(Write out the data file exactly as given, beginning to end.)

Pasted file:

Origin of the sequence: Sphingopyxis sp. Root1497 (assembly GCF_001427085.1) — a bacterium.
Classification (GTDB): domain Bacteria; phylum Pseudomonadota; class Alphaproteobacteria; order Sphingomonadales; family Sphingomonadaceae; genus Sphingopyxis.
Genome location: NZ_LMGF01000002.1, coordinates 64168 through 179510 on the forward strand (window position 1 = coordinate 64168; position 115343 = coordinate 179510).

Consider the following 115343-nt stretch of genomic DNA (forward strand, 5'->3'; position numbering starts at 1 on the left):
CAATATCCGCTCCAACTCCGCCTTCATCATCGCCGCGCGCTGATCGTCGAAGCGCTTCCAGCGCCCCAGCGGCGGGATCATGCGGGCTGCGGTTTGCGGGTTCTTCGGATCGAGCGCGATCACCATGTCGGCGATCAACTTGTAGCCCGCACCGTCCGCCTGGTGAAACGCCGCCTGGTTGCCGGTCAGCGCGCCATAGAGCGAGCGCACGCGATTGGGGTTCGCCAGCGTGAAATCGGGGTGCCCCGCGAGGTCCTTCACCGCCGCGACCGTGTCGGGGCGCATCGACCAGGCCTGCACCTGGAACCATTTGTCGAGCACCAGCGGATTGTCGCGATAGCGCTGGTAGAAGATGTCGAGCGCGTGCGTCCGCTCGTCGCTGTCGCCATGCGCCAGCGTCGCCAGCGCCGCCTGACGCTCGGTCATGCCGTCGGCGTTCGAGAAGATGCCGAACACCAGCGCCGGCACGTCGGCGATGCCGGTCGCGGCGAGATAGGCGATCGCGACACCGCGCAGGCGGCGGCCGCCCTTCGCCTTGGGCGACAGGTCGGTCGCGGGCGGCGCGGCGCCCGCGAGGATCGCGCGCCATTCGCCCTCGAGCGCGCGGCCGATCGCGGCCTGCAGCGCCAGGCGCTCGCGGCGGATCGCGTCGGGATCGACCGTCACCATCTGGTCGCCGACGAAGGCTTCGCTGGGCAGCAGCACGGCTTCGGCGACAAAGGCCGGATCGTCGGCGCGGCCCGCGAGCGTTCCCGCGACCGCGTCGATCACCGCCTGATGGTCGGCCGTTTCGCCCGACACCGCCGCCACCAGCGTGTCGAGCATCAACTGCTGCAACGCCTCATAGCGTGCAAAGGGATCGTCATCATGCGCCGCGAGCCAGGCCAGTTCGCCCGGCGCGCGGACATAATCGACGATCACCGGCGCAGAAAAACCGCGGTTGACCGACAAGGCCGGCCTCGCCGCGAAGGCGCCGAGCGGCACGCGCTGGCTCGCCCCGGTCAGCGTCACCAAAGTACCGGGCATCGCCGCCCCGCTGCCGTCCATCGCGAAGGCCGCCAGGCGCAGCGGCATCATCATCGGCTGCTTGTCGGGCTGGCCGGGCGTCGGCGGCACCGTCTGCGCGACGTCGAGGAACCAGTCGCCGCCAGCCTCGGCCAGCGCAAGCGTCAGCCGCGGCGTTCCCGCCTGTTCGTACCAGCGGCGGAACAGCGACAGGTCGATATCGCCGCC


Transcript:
Origin of the sequence: Sphingopyxis sp. Root1497 (assembly GCF_001427085.1) — a bacterium.
Classification (GTDB): domain Bacteria; phylum Pseudomonadota; class Alphaproteobacteria; order Sphingomonadales; family Sphingomonadaceae; genus Sphingopyxis.
Genome location: NZ_LMGF01000002.1, coordinates 64168 through 179510 on the forward strand (window position 1 = coordinate 64168; position 115343 = coordinate 179510).

Consider the following 115343-nt stretch of genomic DNA (forward strand, 5'->3'; position numbering starts at 1 on the left):
CAATATCCGCTCCAACTCCGCCTTCATCATCGCCGCGCGCTGATCGTCGAAGCGCTTCCAGCGCCCCAGCGGCGGGATCATGCGGGCTGCGGTTTGCGGGTTCTTCGGATCGAGCGCGATCACCATGTCGGCGATCAACTTGTAGCCCGCACCGTCCGCCTGGTGAAACGCCGCCTGGTTGCCGGTCAGCGCGCCATAGAGCGAGCGCACGCGATTGGGGTTCGCCAGCGTGAAATCGGGGTGCCCCGCGAGGTCCTTCACCGCCGCGACCGTGTCGGGGCGCATCGACCAGGCCTGCACCTGGAACCATTTGTCGAGCACCAGCGGATTGTCGCGATAGCGCTGGTAGAAGATGTCGAGCGCGTGCGTCCGCTCGTCGCTGTCGCCATGCGCCAGCGTCGCCAGCGCCGCCTGACGCTCGGTCATGCCGTCGGCGTTCGAGAAGATGCCGAACACCAGCGCCGGCACGTCGGCGATGCCGGTCGCGGCGAGATAGGCGATCGCGACACCGCGCAGGCGGCGGCCGCCCTTCGCCTTGGGCGACAGGTCGGTCGCGGGCGGCGCGGCGCCCGCGAGGATCGCGCGCCATTCGCCCTCGAGCGCGCGGCCGATCGCGGCCTGCAGCGCCAGGCGCTCGCGGCGGATCGCGTCGGGATCGACCGTCACCATCTGGTCGCCGACGAAGGCTTCGCTGGGCAGCAGCACGGCTTCGGCGACAAAGGCCGGATCGTCGGCGCGGCCCGCGAGCGTTCCCGCGACCGCGTCGATCACCGCCTGATGGTCGGCCGTTTCGCCCGACACCGCCGCCACCAGCGTGTCGAGCATCAACTGCTGCAACGCCTCATAGCGTGCAAAGGGATCGTCATCATGCGCCGCGAGCCAGGCCAGTTCGCCCGGCGCGCGGACATAATCGACGATCACCGGCGCAGAAAAACCGCGGTTGACCGACAAGGCCGGCCTCGCCGCGAAGGCGCCGAGCGGCACGCGCTGGCTCGCCCCGGTCAGCGTCACCAAAGTACCGGGCATCGCCGCCCCGCTGCCGTCCATCGCGAAGGCCGCCAGGCGCAGCGGCATCATCATCGGCTGCTTGTCGGGCTGGCCGGGCGTCGGCGGCACCGTCTGCGCGACGTCGAGGAACCAGTCGCCGCCAGCCTCGGCCAGCGCAAGCGTCAGCCGCGGCGTTCCCGCCTGTTCGTACCAGCGGCGGAACAGCGACAGGTCGATATCGCCGCC